But I do wish to pause for a moment and recognize a saint whom I've come to admire greatly: the Venerable Bede. I read his major work, The Ecclesiastical History of the English People last year, and I studied excerpts of it in my Christian Traditions class at Point Loma Nazarene University as an undergrad. As my literature major required the fewest number of classes in my major, I fulfilled my upper division credits with classes in philosophy and American History, mostly because Dr. Sam Powell and Dr. Dwayne Little were two of the most interesting professors on campus and I so enjoyed their mode of teaching. Christian Tradition was taught by Dr. Powell, and unlike his previous classes I had taken, this one was a required religion class. Well, so much the better.

Perhaps it was a result of my already obsessive Anglophilia, or my first church history class (church history is a current passion of mine as well), or Dr. Powell's interesting lectures, but I somehow "took to" Bede as if he were a long-long brother. And even now, over (cough!)twenty years later, Bede still entrances me, and I look forward to celebrating his saint day all month.

So what's so different about Bede, compared to the burgeoning trade in medieval saints? I think it's his attitude. While being an incredible scholar, studying so many fields as a true Renaissance Man a few centuries too late, Bede didn't allow his vast knowledge to inflate his self-importance. On the contrary, Bede retained a childlike innocence and excitement in all branches of his expertise. And his favorite study: the Scriptures. Bede was an extremely knowledgeable man, but that knowledge never "puffed him up" but allowed him to simply keep following this ribbon of knowledge or that one, ever eager and child-like in his pursuit of God and His natural world. And he is the only native Britain to receive the appellation "Doctor of the Church" (St. Anselm was born in Italy).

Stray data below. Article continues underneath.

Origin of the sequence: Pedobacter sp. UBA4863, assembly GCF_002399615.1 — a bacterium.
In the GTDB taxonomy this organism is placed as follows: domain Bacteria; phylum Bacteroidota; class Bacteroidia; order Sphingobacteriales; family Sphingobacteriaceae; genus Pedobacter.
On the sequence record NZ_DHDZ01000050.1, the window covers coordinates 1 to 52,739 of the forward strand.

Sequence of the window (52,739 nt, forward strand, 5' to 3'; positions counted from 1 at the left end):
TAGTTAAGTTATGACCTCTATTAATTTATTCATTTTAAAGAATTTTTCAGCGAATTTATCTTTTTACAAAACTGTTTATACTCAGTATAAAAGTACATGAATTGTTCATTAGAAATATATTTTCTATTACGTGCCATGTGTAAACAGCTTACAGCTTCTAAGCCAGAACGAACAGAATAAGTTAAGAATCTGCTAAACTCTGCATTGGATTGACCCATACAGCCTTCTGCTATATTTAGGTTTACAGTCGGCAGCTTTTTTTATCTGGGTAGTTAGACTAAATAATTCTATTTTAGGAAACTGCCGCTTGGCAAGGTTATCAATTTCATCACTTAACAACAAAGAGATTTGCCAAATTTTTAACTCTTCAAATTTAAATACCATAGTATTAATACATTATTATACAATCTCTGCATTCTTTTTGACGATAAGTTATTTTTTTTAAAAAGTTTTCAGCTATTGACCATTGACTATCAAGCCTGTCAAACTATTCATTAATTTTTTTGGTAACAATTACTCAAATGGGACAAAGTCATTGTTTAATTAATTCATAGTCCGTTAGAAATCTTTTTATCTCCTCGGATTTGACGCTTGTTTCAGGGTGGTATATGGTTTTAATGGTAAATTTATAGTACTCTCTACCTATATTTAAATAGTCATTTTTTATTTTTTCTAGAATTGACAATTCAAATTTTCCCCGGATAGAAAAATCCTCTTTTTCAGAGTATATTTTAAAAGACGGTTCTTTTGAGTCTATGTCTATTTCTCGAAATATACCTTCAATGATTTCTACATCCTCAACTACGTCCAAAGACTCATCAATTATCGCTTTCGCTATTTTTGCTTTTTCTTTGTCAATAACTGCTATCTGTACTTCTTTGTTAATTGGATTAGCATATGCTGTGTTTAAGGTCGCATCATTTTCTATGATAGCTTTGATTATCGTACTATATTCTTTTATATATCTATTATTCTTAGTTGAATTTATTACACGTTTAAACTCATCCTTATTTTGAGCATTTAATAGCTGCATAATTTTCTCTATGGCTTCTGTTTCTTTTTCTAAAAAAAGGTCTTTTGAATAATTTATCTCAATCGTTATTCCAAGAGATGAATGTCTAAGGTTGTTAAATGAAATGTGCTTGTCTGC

The closing words of his Ecclesiastical History of the English People display his simplicity of faith: "And I pray thee, loving Jesus, that as Thou hast graciously given me to drink in with delight the words of Thy knowledge, so Thou wouldst mercifully grant me to attain one day to Thee, the fountain of all wisdom and to appear forever before Thy face."

Britannica Biographies gives us some background information regarding Bede:
Within the walls of the imposing Norman Cathedral of Durham lies the simple tomb of a Christian monk who has earned the title as "Father of English History."

Bede was born at Tyne, in County Durham, and was taken as a child of seven to the monastery of Wearmouth. Shortly afterwards he was moved to become one of the first members of the monastic community at Jarrow. Here, he was ordained a deacon when he was 19 and a priest when he was 30; and here he spent the rest of his life. He never travelled outside of this area but yet, became one of the most learned men of Europe.

The scholarship and culture of Italy had been brought to Britain where it was transported to Jarrow. Here it was combined with the simpler traditions, devotions and evangelism of the Celtic church. In this setting Bede learned the love of scholarship, personal devotion and discipline . He mastered Latin, Greek and Hebrew and had a good knowledge of the classical scholars and early church fathers.

Bede's writings cover a broad spectrum including natural history, poetry, Biblical translation and exposition of the scriptures. His earliest Biblical commentary was probably that on the book of the Revelation. He is credited with writing three known Latin hymns.

He is remembered chiefly for his "Ecclesiastical History of the English People." This five volume work records events in Britain from the raids by Julius Caesar in 55-54 BC to the arrival of the first missionary from Rome, Saint Augustine in 597. Bede's writings are considered the best summary of this period of history ever prepared. Some have called it "the finest historical work of the early Middle Ages."

Bede's motive for recording history reminds us of his deepest desires. He clearly states his purpose in his writings when he says, "For if history records good things of good men, the thoughtful hearer is encouraged to imitate what is good; or if it records evil of wicked men, the good, religious reader or listener is encouraged to avoid all that is sinful and perverse, and to follow what he knows to be good and pleasing to God."

As we celebrate the new millennium, we are indebted to Bede, as it is to this man that we owe, from his historical accounts, our dating of years from the birth of Christ.